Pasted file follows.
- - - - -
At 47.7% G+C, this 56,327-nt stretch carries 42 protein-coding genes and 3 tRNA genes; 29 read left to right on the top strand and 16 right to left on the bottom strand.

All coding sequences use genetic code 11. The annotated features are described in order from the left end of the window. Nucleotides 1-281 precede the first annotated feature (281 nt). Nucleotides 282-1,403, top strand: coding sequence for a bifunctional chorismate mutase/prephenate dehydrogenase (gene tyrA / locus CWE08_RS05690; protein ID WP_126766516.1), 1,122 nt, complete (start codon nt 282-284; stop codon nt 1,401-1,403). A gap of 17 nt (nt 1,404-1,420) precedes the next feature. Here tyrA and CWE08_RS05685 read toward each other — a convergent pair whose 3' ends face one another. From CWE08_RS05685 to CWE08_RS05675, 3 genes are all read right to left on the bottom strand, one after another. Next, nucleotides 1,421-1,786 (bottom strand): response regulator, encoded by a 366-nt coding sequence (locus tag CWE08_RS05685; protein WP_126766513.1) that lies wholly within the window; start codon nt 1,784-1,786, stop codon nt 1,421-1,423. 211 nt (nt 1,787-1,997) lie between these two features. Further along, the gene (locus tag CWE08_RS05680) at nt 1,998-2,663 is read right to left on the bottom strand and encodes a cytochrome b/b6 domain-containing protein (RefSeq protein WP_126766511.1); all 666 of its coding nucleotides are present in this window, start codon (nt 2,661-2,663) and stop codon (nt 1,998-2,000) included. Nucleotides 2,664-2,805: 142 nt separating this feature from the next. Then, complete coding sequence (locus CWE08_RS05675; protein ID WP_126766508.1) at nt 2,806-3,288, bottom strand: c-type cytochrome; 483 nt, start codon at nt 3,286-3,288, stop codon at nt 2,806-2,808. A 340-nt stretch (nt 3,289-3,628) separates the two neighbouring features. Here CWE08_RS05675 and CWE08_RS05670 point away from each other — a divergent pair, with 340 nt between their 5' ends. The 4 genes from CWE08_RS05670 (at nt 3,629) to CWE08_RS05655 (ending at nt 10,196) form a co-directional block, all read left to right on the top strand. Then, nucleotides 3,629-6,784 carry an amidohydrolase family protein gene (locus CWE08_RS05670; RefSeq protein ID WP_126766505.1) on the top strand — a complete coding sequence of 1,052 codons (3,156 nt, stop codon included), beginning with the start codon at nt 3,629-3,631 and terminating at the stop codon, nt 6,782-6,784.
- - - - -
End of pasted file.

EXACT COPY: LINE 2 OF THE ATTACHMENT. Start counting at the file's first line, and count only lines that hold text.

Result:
All coding sequences use genetic code 11. The annotated features are described in order from the left end of the window. Nucleotides 1-281 precede the first annotated feature (281 nt). Nucleotides 282-1,403, top strand: coding sequence for a bifunctional chorismate mutase/prephenate dehydrogenase (gene tyrA / locus CWE08_RS05690; protein ID WP_126766516.1), 1,122 nt, complete (start codon nt 282-284; stop codon nt 1,401-1,403). A gap of 17 nt (nt 1,404-1,420) precedes the next feature. Here tyrA and CWE08_RS05685 read toward each other — a convergent pair whose 3' ends face one another. From CWE08_RS05685 to CWE08_RS05675, 3 genes are all read right to left on the bottom strand, one after another. Next, nucleotides 1,421-1,786 (bottom strand): response regulator, encoded by a 366-nt coding sequence (locus tag CWE08_RS05685; protein WP_126766513.1) that lies wholly within the window; start codon nt 1,784-1,786, stop codon nt 1,421-1,423. 211 nt (nt 1,787-1,997) lie between these two features. Further along, the gene (locus tag CWE08_RS05680) at nt 1,998-2,663 is read right to left on the bottom strand and encodes a cytochrome b/b6 domain-containing protein (RefSeq protein WP_126766511.1); all 666 of its coding nucleotides are present in this window, start codon (nt 2,661-2,663) and stop codon (nt 1,998-2,000) included. Nucleotides 2,664-2,805: 142 nt separating this feature from the next. Then, complete coding sequence (locus CWE08_RS05675; protein ID WP_126766508.1) at nt 2,806-3,288, bottom strand: c-type cytochrome; 483 nt, start codon at nt 3,286-3,288, stop codon at nt 2,806-2,808. A 340-nt stretch (nt 3,289-3,628) separates the two neighbouring features. Here CWE08_RS05675 and CWE08_RS05670 point away from each other — a divergent pair, with 340 nt between their 5' ends. The 4 genes from CWE08_RS05670 (at nt 3,629) to CWE08_RS05655 (ending at nt 10,196) form a co-directional block, all read left to right on the top strand. Then, nucleotides 3,629-6,784 carry an amidohydrolase family protein gene (locus CWE08_RS05670; RefSeq protein ID WP_126766505.1) on the top strand — a complete coding sequence of 1,052 codons (3,156 nt, stop codon included), beginning with the start codon at nt 3,629-3,631 and terminating at the stop codon, nt 6,782-6,784.